Tony Stark is Iron Man: member of the Avengers, one of Earth’s mightiest heroes who fends off threats with equal measures of technology, courage, and style. Lawyers and business owners have something else to take away: Tony Stark is also an expert entrepreneur, innovator, and marketing genius. Learn five tips to make your daily operations as bulletproof as the Iron Man suit!
Who needs a secret identity?
Few of us who watched the first Iron Man movie can forget Tony Stark’s six words at the end of the movie: “The truth is, I’m Iron Man.” Forget about masks or secret identities. Tony Stark made the Iron Man brand all about him, big and out in public.
There’s a great lesson here: Want to stand out? Be big and bold about who you are. Look for opportunities to tell your story. What is it that you, and you alone in your geographical region and practice area, can do? It’s easy to forget that you know a lot more about the ins and outs of your chosen field than your clients. With some creativity, the knowledge you have and work with every day can become a unique value proposition to potential clients who are hungry for information about how the legal process works.
Never stop innovating
Iron Man went toe to toe with some pretty impressive opponents, including ones who could match or surpass him in size, strength, and ability. His strategy for winning wasn’t to do the same thing over and over, hoping to beat his opponents in a high-tech boxing match. Instead, he was constantly thinking outside the box to build new strategies and weapons to take his opponents by surprise.
Many lawyers today are stuck in old ways of doing things, and hope to grow their practice by throwing as much money into advertising and turn-key marketing solutions as they can. The largest practices can afford to do this, but there are many more attorneys without the resources to play that game.
Develop new approaches that fit with your unique selling point. What do you do, or what can you do, that no other attorney in your area does? Are you an educator? Do you give a voice to those in your community who need justice? Have you trained your staff to give excellent service? Remember that simply doing these things isn’t enough. You need to be talking about it to your audience.
JARVIS, lock on target
Part of Iron Man’s genius was using an advanced computer program named Jarvis to do the heavy lifting. Jarvis automated Iron Man’s communication, targeting, flight plans, workshop, and more, leaving Iron Man to focus on what’s most important — doing his job.
You will free yourself up and improve your business by systematizing what your firm does. Systematizing can be hard work at first, but the rewards can be immense. Start by writing down how it is your office does what it does. How should the phones be answered? What kind of content goes into your monthly or quarterly newsletter? What are the job descriptions of your staff positions?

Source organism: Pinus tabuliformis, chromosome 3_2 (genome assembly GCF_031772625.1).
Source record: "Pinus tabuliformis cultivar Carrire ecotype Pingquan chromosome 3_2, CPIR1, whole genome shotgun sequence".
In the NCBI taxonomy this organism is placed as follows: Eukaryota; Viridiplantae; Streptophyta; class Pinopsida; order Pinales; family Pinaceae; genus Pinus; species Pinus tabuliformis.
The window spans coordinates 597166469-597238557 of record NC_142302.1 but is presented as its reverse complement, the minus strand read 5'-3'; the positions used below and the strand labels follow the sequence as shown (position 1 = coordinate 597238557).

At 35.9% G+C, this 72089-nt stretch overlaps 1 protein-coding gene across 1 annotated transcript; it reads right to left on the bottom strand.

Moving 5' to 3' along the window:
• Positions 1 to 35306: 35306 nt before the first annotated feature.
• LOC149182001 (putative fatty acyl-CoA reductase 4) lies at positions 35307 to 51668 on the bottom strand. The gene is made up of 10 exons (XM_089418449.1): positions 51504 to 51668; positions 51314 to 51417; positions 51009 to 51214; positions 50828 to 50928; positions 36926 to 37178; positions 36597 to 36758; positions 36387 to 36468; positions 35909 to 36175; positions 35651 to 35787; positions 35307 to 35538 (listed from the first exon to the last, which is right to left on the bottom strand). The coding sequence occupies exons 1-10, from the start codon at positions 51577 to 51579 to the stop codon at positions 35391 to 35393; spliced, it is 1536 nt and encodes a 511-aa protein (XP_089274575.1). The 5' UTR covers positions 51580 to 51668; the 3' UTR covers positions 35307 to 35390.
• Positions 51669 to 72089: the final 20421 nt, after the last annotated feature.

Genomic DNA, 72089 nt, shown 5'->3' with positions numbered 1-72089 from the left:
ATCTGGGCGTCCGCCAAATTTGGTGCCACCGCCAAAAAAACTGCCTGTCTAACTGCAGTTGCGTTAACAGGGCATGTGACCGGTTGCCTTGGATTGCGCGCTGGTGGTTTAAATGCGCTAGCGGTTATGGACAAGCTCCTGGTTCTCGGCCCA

When you or someone on your staff finds a way to improve some aspect of your business, write that down too. Soon you will have a manual for running your firm and when you hire new staff, there will be continuity in how your practice operates. Over time, this will minimize risking your firm’s momentum when staff changes happen, as well as putting in place tools by which you can measure your firm’s success over time.
Get your hands dirty
Iron Man is the cutting edge of technology. He brings some very impressive tools and knowledge into the battlefield and the workshop. Yet Iron Man has never forgotten how to use a simple screwdriver and soldering iron. If he has to, he can manufacture what he needs from scraps and hardware store supplies.
As a manager of your business, don’t get rusty on the fundamentals of what grows your practice. You may have a staff, large or small, responsible for marketing copy, updating your website, running your social media, and interacting with clients on the phone. As you move forward and grow in your career, remember to stay engaged with the basic functions that keep your practice running day to day.
Don’t be boring
Gleaming suits painted like sports cars, witty one-liners, and parties — Iron Man is anything but boring. There’s a great lesson for lawyers: Be interesting.
A lot of what “interesting” means will depend on what kind of client you are trying to attract. It’s important to identify what really gets your clients’ attention — and it’s probably not pictures of gavels and columns. What are your potential clients hungry for? Out of all the firms just a Google search away, what is going to make them get interested in your firm in particular? If you can provide what people are most interested in, they’ll be much more likely to give you their business.